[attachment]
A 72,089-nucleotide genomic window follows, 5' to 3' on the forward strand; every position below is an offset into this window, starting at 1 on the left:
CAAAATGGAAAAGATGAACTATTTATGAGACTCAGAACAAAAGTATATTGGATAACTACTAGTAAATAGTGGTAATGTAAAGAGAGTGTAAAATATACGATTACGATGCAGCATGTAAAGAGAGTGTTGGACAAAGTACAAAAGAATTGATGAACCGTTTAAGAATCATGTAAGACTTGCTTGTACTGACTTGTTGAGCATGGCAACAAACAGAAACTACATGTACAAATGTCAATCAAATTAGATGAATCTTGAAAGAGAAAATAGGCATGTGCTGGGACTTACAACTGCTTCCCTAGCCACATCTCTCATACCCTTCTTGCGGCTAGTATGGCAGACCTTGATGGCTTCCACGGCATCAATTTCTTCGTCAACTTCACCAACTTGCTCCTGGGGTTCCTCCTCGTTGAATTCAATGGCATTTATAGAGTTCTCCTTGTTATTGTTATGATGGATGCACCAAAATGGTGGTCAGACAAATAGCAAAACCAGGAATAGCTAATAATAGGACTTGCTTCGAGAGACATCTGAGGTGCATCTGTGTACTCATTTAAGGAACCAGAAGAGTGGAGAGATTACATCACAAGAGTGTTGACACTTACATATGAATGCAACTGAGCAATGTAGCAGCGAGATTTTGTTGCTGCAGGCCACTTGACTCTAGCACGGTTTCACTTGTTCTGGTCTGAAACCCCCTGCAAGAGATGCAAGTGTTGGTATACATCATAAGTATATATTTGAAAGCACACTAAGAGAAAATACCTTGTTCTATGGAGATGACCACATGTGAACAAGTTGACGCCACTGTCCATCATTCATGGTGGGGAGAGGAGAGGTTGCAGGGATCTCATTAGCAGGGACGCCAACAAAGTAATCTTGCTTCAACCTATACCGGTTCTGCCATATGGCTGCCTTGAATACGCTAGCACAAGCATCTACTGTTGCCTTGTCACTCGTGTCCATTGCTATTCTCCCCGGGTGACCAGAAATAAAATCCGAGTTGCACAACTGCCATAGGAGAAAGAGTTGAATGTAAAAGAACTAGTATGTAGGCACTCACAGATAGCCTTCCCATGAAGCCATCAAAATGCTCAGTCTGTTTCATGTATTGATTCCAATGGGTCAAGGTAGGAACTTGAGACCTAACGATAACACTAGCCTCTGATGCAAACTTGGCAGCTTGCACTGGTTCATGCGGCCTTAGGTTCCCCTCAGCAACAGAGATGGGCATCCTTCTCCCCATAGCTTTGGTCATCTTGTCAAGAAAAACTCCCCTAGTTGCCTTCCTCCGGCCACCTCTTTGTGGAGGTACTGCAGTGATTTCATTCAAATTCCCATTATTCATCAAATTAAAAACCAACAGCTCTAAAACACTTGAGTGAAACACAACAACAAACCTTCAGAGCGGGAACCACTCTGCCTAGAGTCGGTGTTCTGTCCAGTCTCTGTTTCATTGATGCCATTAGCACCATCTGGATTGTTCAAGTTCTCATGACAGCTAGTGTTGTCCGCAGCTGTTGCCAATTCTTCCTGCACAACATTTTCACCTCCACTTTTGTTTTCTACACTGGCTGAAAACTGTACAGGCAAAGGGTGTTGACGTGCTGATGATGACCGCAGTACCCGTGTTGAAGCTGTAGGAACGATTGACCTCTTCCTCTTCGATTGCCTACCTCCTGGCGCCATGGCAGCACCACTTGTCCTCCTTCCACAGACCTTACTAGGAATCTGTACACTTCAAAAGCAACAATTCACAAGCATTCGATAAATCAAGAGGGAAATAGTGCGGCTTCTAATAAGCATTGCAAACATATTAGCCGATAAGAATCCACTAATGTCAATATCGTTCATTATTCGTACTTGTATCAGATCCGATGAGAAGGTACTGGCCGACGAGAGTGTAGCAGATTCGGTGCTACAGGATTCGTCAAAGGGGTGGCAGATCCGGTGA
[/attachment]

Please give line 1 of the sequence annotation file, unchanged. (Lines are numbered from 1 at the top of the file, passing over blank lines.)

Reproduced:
A 72,089-nucleotide genomic window follows, 5' to 3' on the forward strand; every position below is an offset into this window, starting at 1 on the left: